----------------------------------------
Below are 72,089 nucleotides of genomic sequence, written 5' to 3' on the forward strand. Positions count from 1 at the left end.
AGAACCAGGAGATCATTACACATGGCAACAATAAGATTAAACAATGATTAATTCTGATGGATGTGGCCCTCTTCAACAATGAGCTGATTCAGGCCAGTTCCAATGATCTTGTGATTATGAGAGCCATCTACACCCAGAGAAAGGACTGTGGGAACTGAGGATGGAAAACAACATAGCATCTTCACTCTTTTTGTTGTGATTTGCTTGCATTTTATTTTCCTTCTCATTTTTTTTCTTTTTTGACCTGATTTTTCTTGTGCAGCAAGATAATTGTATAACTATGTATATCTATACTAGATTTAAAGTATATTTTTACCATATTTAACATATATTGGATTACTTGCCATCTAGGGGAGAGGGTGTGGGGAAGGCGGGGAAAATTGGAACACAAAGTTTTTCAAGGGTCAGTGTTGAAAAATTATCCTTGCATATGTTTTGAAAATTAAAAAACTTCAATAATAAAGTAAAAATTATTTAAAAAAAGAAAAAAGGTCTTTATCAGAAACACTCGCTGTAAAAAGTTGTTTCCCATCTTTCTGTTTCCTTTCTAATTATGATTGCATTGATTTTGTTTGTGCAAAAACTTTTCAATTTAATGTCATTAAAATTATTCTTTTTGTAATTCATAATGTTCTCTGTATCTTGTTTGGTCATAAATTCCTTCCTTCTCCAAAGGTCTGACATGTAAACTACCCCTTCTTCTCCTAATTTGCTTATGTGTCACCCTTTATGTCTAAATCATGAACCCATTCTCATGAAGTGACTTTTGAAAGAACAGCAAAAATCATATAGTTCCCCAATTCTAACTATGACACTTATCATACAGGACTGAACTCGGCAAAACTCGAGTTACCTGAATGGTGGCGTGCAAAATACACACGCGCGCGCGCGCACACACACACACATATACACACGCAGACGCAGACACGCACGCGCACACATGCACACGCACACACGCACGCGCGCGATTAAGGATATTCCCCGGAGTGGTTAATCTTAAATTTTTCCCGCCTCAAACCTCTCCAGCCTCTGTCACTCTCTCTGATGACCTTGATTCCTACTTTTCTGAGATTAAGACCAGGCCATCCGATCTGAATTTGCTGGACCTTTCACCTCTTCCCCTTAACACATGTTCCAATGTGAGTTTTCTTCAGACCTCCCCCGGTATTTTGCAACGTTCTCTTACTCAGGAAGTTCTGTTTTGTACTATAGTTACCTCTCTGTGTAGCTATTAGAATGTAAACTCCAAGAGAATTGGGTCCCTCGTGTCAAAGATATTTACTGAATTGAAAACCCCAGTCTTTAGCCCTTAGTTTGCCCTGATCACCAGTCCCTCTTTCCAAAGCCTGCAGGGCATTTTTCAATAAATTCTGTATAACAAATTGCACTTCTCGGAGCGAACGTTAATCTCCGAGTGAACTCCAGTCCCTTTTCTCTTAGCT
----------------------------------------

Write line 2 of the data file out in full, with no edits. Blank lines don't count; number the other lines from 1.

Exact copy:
AGAACCAGGAGATCATTACACATGGCAACAATAAGATTAAACAATGATTAATTCTGATGGATGTGGCCCTCTTCAACAATGAGCTGATTCAGGCCAGTTCCAATGATCTTGTGATTATGAGAGCCATCTACACCCAGAGAAAGGACTGTGGGAACTGAGGATGGAAAACAACATAGCATCTTCACTCTTTTTGTTGTGATTTGCTTGCATTTTATTTTCCTTCTCATTTTTTTTCTTTTTTGACCTGATTTTTCTTGTGCAGCAAGATAATTGTATAACTATGTATATCTATACTAGATTTAAAGTATATTTTTACCATATTTAACATATATTGGATTACTTGCCATCTAGGGGAGAGGGTGTGGGGAAGGCGGGGAAAATTGGAACACAAAGTTTTTCAAGGGTCAGTGTTGAAAAATTATCCTTGCATATGTTTTGAAAATTAAAAAACTTCAATAATAAAGTAAAAATTATTTAAAAAAAGAAAAAAGGTCTTTATCAGAAACACTCGCTGTAAAAAGTTGTTTCCCATCTTTCTGTTTCCTTTCTAATTATGATTGCATTGATTTTGTTTGTGCAAAAACTTTTCAATTTAATGTCATTAAAATTATTCTTTTTGTAATTCATAATGTTCTCTGTATCTTGTTTGGTCATAAATTCCTTCCTTCTCCAAAGGTCTGACATGTAAACTACCCCTTCTTCTCCTAATTTGCTTATGTGTCACCCTTTATGTCTAAATCATGAACCCATTCTCATGAAGTGACTTTTGAAAGAACAGCAAAAATCATATAGTTCCCCAATTCTAACTATGACACTTATCATACAGGACTGAACTCGGCAAAACTCGAGTTACCTGAATGGTGGCGTGCAAAATACACACGCGCGCGCGCGCACACACACACACATATACACACGCAGACGCAGACACGCACGCGCACACATGCACACGCACACACGCACGCGCGCGATTAAGGATATTCCCCGGAGTGGTTAATCTTAAATTTTTCCCGCCTCAAACCTCTCCAGCCTCTGTCACTCTCTCTGATGACCTTGATTCCTACTTTTCTGAGATTAAGACCAGGCCATCCGATCTGAATTTGCTGGACCTTTCACCTCTTCCCCTTAACACATGTTCCAATGTGAGTTTTCTTCAGACCTCCCCCGGTATTTTGCAACGTTCTCTTACTCAGGAAGTTCTGTTTTGTACTATAGTTACCTCTCTGTGTAGCTATTAGAATGTAAACTCCAAGAGAATTGGGTCCCTCGTGTCAAAGATATTTACTGAATTGAAAACCCCAGTCTTTAGCCCTTAGTTTGCCCTGATCACCAGTCCCTCTTTCCAAAGCCTGCAGGGCATTTTTCAATAAATTCTGTATAACAAATTGCACTTCTCGGAGCGAACGTTAATCTCCGAGTGAACTCCAGTCCCTTTTCTCTTAGCT